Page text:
Governments must not fiddle

If governments are serious about partnering with the private sector to finance new infrastructure, sound and sustainable regulation is a must, argues Philip Borel.

The numbers relating to new investment opportunities opening up in the infrastructure space keep getting bigger. For example: $26 trillion (that’s right: $26,000,000,000,000) is the investment required to meet the world’s energy demand in 2030, says Bill Macaulay, boss of energy-focused private equity specialist First Reserve Corporation.

Of the total, “only” $6 trillion will be needed for exploration, Macaulay believes; the other $20 trillion must be invested in energy-related infrastructure if the lights are to stay on. In other words, generating enough energy for everyone is the smaller of two massive challenges; by far the bigger problem is making sure oil, gas and electricity can get to where they are needed.   

Macaulay, who quoted these numbers at PEI Media’s Global Energy Forum in London this week, is doing his bit through First Reserve, which is now investing the $9 billion fund it closed in April. But in light of the requisite totals he is talking about, $9 billion is quite small even as far as drops in oceans are concerned.

Philip Borel

Ah, you might say: Macaulay’s forecast could be too pessimistic. But even those projecting a smaller capital short-fall over the coming decades agree that whatever the actual number, it will still be staggering. For governments conscious of this fact, co-opting the private sector into providing as much investment as possible now must be a priority.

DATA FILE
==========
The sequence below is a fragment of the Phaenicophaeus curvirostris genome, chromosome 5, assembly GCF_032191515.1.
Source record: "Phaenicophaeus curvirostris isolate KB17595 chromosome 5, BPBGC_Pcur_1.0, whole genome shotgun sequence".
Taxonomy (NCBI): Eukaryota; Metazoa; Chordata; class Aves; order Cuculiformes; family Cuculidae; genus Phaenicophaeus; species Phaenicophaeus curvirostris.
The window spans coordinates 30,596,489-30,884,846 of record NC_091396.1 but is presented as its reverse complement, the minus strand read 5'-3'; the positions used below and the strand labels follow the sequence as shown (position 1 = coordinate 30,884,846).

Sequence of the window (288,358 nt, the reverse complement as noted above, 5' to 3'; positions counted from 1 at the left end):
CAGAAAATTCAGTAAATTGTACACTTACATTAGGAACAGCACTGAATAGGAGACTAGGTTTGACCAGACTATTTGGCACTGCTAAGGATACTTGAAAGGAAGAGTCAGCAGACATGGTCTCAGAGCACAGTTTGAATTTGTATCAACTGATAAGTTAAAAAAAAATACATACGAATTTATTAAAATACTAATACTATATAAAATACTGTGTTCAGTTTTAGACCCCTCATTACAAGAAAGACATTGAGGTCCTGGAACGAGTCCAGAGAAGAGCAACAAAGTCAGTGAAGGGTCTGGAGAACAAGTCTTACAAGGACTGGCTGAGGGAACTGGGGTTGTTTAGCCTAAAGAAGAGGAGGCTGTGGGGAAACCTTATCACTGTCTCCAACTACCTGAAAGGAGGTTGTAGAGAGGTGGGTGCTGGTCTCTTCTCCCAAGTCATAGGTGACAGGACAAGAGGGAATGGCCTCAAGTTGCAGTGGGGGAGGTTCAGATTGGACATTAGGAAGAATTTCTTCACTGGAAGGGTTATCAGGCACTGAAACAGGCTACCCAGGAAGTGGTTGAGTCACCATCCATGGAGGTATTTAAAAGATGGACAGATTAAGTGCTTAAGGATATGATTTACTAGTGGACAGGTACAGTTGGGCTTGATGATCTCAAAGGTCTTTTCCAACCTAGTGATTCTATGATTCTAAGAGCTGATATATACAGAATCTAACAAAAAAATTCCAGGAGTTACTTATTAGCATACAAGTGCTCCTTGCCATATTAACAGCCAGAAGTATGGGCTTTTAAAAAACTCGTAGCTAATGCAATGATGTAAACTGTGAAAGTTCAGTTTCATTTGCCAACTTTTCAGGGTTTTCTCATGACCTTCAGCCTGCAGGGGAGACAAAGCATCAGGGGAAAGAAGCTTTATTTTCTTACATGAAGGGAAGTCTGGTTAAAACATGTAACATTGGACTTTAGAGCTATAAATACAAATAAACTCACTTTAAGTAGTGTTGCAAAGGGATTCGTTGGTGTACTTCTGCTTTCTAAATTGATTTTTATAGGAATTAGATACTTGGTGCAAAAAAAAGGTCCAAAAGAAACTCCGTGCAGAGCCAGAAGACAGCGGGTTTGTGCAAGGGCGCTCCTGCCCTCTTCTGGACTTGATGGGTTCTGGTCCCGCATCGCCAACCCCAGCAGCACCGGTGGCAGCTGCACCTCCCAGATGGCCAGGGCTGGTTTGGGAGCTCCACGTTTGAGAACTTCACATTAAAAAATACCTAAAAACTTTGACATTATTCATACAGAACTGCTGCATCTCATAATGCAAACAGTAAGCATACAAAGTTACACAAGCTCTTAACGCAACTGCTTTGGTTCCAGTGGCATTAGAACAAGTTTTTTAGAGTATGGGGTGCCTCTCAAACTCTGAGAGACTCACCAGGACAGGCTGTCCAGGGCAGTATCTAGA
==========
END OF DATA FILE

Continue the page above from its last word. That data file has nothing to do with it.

One key tool countries and supra-national entities must use to aid the process of private sector mobilisation is regulation. Investment from private sources in regulated energy infrastructure sectors such as power grids will only be forthcoming if, first of all, the rules and regulations governing these sectors provide ample incentives to investors, without at the same time jeopardising the interests of the general public.  

Needless to say countries differ significantly in this regard. According to infrastructure investors operating in Europe for instance, the UK, France and Italy already have frameworks in place that are fundamentally fit for purpose. Other countries, notably Germany, still have further to go: “Germany is excellent at regulating vertically integrated multi-utilities; but now that German utilities are having to sell non-core assets such as grids, what Germany needs to do now is understand how to regulate the unbundled components of each sector in isolation,” Mathias Burghardt, head of infrastructure at AXA Private Equity, told the PEI Energy Forum today.

Government mustn't fiddle, therefore; if they do, their ability to attract capital from private institutions will suffer serious damage

Philip Borel

The other bit regulators must get right is to give investors reasonable confidence that the regulatory status quo at the time of making the investment will not suddenly be turned on its head later on. Moving goal posts can kill even the soundest of investment cases, and because investors in infrastructure are by definition committing capital for very long periods of time, assessing the long-term sustainability of the regulatory context is a vital part of their due diligence. Governments mustn’t fiddle, therefore; if they do, their ability to attract capital from private institutions will suffer serious damage.

At a time when the European Parliament is mulling onerous changes to the rules governing certain types of private investment fund, the issue of regulatory sustainability is of critical importance. Infrastructure investment professionals should take some comfort though: as long as governments’ capital expenditure requirements remain enormous, alignment of interest with the private sector has an excellent chance to endure. Just think $26 trillion.